People in small towns whisper, point fingers, take a little thing and make it a big thing. The higher the profile, the bigger the target. No one escapes scrutiny and judgment, however petty it may be. Every wart is available for inspection and snickering.
No one around here points a finger at Reed Carter and says he has clay feet and is a big phony. No, instead, they say Reed Carter is as real as a heartbeat. What you see is what you get.
And no one in this area would be surprised to find out about that gold heart amulet which holds Cathy's ashes.
After Cathy died and was cremated, Mike bought a metal gold heart for Reed, one big enough to cover the palm of his hand. Inside the heart Reed placed his mom's ashes. Every June 17, on Cathy's birthday, Reed stands on a beach and throws a pinch into the Pacific Ocean.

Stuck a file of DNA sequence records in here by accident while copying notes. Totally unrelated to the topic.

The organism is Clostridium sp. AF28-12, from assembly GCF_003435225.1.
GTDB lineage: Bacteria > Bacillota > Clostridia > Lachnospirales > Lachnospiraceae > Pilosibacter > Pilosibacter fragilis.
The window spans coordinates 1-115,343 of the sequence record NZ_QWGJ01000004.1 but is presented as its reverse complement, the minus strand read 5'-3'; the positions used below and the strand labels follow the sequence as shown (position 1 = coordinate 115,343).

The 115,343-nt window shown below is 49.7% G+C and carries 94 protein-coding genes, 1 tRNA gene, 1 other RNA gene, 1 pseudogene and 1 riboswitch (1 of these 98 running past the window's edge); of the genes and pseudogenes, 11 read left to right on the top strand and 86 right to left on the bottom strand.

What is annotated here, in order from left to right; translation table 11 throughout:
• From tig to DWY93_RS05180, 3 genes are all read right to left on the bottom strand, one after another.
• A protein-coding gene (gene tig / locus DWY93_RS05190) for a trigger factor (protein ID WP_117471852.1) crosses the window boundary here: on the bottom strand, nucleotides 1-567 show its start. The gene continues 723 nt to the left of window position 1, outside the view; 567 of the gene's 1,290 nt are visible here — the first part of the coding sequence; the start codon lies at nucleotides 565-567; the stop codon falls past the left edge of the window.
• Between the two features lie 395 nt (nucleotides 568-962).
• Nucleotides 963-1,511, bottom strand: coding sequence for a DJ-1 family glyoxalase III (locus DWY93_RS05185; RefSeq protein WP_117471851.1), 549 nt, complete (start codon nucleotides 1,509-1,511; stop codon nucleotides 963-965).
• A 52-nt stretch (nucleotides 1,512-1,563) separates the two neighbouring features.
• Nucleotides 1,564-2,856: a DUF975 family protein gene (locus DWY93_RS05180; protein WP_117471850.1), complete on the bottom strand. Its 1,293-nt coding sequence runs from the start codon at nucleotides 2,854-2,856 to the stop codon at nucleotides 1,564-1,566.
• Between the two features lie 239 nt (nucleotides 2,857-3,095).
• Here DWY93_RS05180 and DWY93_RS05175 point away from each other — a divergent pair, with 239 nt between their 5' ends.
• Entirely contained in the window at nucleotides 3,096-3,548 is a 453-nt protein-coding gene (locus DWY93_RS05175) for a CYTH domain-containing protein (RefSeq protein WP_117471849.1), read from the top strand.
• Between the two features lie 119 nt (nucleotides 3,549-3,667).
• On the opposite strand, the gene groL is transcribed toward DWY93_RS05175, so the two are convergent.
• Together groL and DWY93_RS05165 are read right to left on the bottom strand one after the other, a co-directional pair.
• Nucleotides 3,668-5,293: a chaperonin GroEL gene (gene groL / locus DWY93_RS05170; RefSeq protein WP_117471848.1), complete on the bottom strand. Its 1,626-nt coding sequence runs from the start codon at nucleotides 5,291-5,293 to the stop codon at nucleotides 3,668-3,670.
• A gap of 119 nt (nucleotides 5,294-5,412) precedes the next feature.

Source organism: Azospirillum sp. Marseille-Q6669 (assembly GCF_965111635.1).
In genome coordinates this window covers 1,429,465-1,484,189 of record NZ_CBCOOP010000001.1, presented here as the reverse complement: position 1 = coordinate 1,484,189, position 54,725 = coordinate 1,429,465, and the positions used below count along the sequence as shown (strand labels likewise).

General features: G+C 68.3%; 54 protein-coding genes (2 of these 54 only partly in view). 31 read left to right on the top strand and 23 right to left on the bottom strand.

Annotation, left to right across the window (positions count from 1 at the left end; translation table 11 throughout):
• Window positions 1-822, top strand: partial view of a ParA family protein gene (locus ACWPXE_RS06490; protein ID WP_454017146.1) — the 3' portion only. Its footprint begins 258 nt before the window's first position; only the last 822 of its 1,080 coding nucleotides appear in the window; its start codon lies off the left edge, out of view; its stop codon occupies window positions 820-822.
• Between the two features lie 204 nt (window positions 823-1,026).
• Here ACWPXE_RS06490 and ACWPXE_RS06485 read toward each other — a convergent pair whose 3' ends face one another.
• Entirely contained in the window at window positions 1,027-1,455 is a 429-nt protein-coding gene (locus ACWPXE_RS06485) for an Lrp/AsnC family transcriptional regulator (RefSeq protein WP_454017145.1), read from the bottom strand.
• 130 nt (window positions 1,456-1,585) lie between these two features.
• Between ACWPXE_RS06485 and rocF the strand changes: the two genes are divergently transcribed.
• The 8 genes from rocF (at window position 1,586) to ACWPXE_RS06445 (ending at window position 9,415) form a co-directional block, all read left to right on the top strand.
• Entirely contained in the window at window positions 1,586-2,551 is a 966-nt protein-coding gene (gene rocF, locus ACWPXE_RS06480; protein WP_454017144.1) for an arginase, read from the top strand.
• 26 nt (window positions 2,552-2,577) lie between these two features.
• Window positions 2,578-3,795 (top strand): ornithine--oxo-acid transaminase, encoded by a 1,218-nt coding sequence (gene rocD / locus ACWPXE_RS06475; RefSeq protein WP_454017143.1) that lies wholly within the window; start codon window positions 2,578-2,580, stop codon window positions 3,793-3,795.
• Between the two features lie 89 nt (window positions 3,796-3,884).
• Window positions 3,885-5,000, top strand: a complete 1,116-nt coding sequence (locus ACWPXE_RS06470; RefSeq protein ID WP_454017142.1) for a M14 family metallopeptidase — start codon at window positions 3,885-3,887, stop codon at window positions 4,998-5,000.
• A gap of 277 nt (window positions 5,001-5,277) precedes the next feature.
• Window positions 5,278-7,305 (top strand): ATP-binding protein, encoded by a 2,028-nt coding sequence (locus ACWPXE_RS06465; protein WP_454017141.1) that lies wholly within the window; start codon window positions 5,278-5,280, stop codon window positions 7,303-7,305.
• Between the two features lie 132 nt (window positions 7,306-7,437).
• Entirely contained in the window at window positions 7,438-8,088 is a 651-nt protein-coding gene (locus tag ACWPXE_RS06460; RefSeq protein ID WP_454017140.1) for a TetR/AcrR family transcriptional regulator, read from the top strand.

"I tell her I love her," Carter said. "I tell her everything I do is for her. I tell her I want her to be proud of me."
Carter keeps that golden heart in the glove box of his 2000 black Toyota Tacoma. It goes everywhere with him. Before every football game he's ever played, Carter is excused and goes off to a room by himself. He then has that conversation with his mother, the one he wished he had five years ago.
To those who know Reed Carter, they would tell him this.
You don't have to do that anymore, Reed. She knows. We all do.
You can reach Staff Columnist Bob Padecky at 521-5223 or email@example.com.